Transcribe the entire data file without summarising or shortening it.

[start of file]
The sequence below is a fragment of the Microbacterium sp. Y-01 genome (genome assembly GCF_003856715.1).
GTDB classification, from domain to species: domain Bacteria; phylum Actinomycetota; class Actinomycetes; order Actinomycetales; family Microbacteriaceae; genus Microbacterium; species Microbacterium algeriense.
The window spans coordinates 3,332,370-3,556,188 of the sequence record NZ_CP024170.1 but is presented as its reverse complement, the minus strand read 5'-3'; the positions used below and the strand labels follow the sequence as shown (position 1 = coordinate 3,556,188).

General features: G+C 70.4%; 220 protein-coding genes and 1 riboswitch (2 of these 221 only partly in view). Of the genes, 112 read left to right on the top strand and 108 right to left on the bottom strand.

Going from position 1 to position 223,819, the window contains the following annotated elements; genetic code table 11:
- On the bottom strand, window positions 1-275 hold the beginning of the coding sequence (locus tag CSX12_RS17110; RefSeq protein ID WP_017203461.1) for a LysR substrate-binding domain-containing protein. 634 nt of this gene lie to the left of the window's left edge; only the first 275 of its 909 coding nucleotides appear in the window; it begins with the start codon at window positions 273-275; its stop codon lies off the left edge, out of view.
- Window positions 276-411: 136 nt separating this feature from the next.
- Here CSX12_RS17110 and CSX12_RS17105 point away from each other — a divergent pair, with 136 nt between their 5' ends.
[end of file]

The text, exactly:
The sequence below is a fragment of the Microbacterium sp. Y-01 genome (genome assembly GCF_003856715.1).
GTDB classification, from domain to species: domain Bacteria; phylum Actinomycetota; class Actinomycetes; order Actinomycetales; family Microbacteriaceae; genus Microbacterium; species Microbacterium algeriense.
The window spans coordinates 3,332,370-3,556,188 of the sequence record NZ_CP024170.1 but is presented as its reverse complement, the minus strand read 5'-3'; the positions used below and the strand labels follow the sequence as shown (position 1 = coordinate 3,556,188).

General features: G+C 70.4%; 220 protein-coding genes and 1 riboswitch (2 of these 221 only partly in view). Of the genes, 112 read left to right on the top strand and 108 right to left on the bottom strand.

Going from position 1 to position 223,819, the window contains the following annotated elements; genetic code table 11:
- On the bottom strand, window positions 1-275 hold the beginning of the coding sequence (locus tag CSX12_RS17110; RefSeq protein ID WP_017203461.1) for a LysR substrate-binding domain-containing protein. 634 nt of this gene lie to the left of the window's left edge; only the first 275 of its 909 coding nucleotides appear in the window; it begins with the start codon at window positions 273-275; its stop codon lies off the left edge, out of view.
- Window positions 276-411: 136 nt separating this feature from the next.
- Here CSX12_RS17110 and CSX12_RS17105 point away from each other — a divergent pair, with 136 nt between their 5' ends.